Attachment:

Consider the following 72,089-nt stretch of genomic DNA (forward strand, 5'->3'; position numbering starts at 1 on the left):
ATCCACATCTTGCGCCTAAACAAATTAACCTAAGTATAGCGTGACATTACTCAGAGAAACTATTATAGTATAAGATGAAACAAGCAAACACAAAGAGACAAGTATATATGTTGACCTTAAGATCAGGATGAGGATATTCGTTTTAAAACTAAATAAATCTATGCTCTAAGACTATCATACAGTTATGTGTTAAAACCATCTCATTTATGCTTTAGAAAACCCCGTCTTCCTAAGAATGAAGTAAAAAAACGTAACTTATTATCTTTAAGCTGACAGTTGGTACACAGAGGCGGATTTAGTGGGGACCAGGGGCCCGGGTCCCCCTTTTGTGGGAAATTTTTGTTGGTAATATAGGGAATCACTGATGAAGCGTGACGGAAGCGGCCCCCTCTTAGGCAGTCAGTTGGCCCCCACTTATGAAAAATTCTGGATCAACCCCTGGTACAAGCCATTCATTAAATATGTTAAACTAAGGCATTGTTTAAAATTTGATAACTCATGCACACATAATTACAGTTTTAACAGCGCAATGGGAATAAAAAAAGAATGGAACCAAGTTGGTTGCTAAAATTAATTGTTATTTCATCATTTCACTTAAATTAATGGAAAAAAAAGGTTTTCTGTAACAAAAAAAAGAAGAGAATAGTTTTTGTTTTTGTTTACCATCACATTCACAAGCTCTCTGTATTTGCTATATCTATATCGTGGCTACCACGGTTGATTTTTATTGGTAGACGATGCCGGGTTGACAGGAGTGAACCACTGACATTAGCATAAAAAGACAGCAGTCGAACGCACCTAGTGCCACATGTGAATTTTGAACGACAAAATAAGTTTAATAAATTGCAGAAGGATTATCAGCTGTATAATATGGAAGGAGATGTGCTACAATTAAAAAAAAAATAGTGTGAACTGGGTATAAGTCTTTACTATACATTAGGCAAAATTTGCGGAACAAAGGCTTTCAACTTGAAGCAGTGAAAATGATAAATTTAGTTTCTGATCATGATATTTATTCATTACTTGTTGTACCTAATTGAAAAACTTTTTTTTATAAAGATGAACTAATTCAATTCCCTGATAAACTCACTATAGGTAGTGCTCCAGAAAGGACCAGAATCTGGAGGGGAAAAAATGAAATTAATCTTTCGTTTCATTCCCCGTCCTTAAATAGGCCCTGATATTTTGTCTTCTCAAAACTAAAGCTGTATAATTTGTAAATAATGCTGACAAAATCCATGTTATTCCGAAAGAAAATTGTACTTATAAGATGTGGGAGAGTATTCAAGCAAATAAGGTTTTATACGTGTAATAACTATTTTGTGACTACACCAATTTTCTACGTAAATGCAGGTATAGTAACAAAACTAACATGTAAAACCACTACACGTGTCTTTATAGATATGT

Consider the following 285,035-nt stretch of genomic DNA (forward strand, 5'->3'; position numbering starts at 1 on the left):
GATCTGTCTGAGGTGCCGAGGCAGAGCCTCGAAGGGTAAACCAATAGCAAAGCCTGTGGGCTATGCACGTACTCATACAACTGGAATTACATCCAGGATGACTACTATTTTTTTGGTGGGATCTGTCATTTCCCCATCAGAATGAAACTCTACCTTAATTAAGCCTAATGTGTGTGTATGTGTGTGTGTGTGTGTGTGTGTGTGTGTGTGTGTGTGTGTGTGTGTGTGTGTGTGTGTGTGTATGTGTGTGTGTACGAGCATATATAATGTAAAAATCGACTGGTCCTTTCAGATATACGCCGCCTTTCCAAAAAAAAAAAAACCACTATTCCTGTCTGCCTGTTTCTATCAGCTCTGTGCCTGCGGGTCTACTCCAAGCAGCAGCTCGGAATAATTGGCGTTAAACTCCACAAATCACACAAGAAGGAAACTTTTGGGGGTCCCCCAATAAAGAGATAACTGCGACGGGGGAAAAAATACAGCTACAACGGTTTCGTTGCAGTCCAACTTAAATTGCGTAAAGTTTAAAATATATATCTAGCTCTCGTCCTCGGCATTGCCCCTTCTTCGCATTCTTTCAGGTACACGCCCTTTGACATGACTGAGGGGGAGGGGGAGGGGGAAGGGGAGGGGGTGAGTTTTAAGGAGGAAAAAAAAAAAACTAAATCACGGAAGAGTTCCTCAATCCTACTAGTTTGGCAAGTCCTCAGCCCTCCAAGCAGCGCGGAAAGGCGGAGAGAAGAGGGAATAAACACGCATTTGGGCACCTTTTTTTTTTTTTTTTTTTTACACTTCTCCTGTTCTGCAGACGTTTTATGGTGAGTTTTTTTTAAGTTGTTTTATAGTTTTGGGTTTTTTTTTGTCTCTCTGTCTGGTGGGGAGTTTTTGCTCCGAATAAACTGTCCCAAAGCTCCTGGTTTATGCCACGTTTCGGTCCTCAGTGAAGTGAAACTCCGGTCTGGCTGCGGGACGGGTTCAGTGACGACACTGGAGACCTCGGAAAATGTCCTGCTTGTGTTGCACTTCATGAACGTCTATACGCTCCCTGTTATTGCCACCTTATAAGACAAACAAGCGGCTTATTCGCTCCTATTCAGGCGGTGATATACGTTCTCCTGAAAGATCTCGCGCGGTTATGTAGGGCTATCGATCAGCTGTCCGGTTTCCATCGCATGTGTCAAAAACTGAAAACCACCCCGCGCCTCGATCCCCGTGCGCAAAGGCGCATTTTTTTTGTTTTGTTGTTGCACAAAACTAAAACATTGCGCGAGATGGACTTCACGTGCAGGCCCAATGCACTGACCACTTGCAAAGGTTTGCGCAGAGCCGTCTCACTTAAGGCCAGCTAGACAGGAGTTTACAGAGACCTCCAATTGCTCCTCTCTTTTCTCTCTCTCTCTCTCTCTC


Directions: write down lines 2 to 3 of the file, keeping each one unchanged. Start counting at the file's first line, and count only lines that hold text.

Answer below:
ATCCACATCTTGCGCCTAAACAAATTAACCTAAGTATAGCGTGACATTACTCAGAGAAACTATTATAGTATAAGATGAAACAAGCAAACACAAAGAGACAAGTATATATGTTGACCTTAAGATCAGGATGAGGATATTCGTTTTAAAACTAAATAAATCTATGCTCTAAGACTATCATACAGTTATGTGTTAAAACCATCTCATTTATGCTTTAGAAAACCCCGTCTTCCTAAGAATGAAGTAAAAAAACGTAACTTATTATCTTTAAGCTGACAGTTGGTACACAGAGGCGGATTTAGTGGGGACCAGGGGCCCGGGTCCCCCTTTTGTGGGAAATTTTTGTTGGTAATATAGGGAATCACTGATGAAGCGTGACGGAAGCGGCCCCCTCTTAGGCAGTCAGTTGGCCCCCACTTATGAAAAATTCTGGATCAACCCCTGGTACAAGCCATTCATTAAATATGTTAAACTAAGGCATTGTTTAAAATTTGATAACTCATGCACACATAATTACAGTTTTAACAGCGCAATGGGAATAAAAAAAGAATGGAACCAAGTTGGTTGCTAAAATTAATTGTTATTTCATCATTTCACTTAAATTAATGGAAAAAAAAGGTTTTCTGTAACAAAAAAAAGAAGAGAATAGTTTTTGTTTTTGTTTACCATCACATTCACAAGCTCTCTGTATTTGCTATATCTATATCGTGGCTACCACGGTTGATTTTTATTGGTAGACGATGCCGGGTTGACAGGAGTGAACCACTGACATTAGCATAAAAAGACAGCAGTCGAACGCACCTAGTGCCACATGTGAATTTTGAACGACAAAATAAGTTTAATAAATTGCAGAAGGATTATCAGCTGTATAATATGGAAGGAGATGTGCTACAATTAAAAAAAAAATAGTGTGAACTGGGTATAAGTCTTTACTATACATTAGGCAAAATTTGCGGAACAAAGGCTTTCAACTTGAAGCAGTGAAAATGATAAATTTAGTTTCTGATCATGATATTTATTCATTACTTGTTGTACCTAATTGAAAAACTTTTTTTTATAAAGATGAACTAATTCAATTCCCTGATAAACTCACTATAGGTAGTGCTCCAGAAAGGACCAGAATCTGGAGGGGAAAAAATGAAATTAATCTTTCGTTTCATTCCCCGTCCTTAAATAGGCCCTGATATTTTGTCTTCTCAAAACTAAAGCTGTATAATTTGTAAATAATGCTGACAAAATCCATGTTATTCCGAAAGAAAATTGTACTTATAAGATGTGGGAGAGTATTCAAGCAAATAAGGTTTTATACGTGTAATAACTATTTTGTGACTACACCAATTTTCTACGTAAATGCAGGTATAGTAACAAAACTAACATGTAAAACCACTACACGTGTCTTTATAGATATGT

Consider the following 285,035-nt stretch of genomic DNA (forward strand, 5'->3'; position numbering starts at 1 on the left):